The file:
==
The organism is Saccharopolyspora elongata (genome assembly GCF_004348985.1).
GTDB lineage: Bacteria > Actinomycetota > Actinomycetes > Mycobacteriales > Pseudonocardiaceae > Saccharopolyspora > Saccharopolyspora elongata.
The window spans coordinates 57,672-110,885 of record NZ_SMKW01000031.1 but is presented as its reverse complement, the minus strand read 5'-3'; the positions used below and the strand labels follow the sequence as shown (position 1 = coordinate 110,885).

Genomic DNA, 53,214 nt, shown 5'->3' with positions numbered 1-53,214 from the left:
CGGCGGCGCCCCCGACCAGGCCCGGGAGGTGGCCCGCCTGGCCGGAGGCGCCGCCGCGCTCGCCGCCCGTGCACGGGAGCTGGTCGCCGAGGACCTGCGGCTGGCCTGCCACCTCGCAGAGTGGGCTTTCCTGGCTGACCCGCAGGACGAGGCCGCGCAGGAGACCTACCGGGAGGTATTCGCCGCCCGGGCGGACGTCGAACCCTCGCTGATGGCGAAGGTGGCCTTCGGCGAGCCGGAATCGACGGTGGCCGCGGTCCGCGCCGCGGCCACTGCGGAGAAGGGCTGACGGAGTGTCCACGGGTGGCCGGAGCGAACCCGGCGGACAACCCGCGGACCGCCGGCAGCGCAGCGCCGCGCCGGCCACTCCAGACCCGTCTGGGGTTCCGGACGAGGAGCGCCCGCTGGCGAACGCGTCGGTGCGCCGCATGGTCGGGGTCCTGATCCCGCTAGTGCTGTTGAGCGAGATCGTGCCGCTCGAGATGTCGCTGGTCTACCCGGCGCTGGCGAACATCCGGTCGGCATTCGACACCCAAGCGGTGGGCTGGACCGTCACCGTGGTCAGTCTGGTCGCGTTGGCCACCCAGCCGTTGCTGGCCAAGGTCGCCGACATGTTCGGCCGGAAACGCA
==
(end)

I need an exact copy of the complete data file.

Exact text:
The organism is Saccharopolyspora elongata (genome assembly GCF_004348985.1).
GTDB lineage: Bacteria > Actinomycetota > Actinomycetes > Mycobacteriales > Pseudonocardiaceae > Saccharopolyspora > Saccharopolyspora elongata.
The window spans coordinates 57,672-110,885 of record NZ_SMKW01000031.1 but is presented as its reverse complement, the minus strand read 5'-3'; the positions used below and the strand labels follow the sequence as shown (position 1 = coordinate 110,885).

Genomic DNA, 53,214 nt, shown 5'->3' with positions numbered 1-53,214 from the left:
CGGCGGCGCCCCCGACCAGGCCCGGGAGGTGGCCCGCCTGGCCGGAGGCGCCGCCGCGCTCGCCGCCCGTGCACGGGAGCTGGTCGCCGAGGACCTGCGGCTGGCCTGCCACCTCGCAGAGTGGGCTTTCCTGGCTGACCCGCAGGACGAGGCCGCGCAGGAGACCTACCGGGAGGTATTCGCCGCCCGGGCGGACGTCGAACCCTCGCTGATGGCGAAGGTGGCCTTCGGCGAGCCGGAATCGACGGTGGCCGCGGTCCGCGCCGCGGCCACTGCGGAGAAGGGCTGACGGAGTGTCCACGGGTGGCCGGAGCGAACCCGGCGGACAACCCGCGGACCGCCGGCAGCGCAGCGCCGCGCCGGCCACTCCAGACCCGTCTGGGGTTCCGGACGAGGAGCGCCCGCTGGCGAACGCGTCGGTGCGCCGCATGGTCGGGGTCCTGATCCCGCTAGTGCTGTTGAGCGAGATCGTGCCGCTCGAGATGTCGCTGGTCTACCCGGCGCTGGCGAACATCCGGTCGGCATTCGACACCCAAGCGGTGGGCTGGACCGTCACCGTGGTCAGTCTGGTCGCGTTGGCCACCCAGCCGTTGCTGGCCAAGGTCGCCGACATGTTCGGCCGGAAACGCA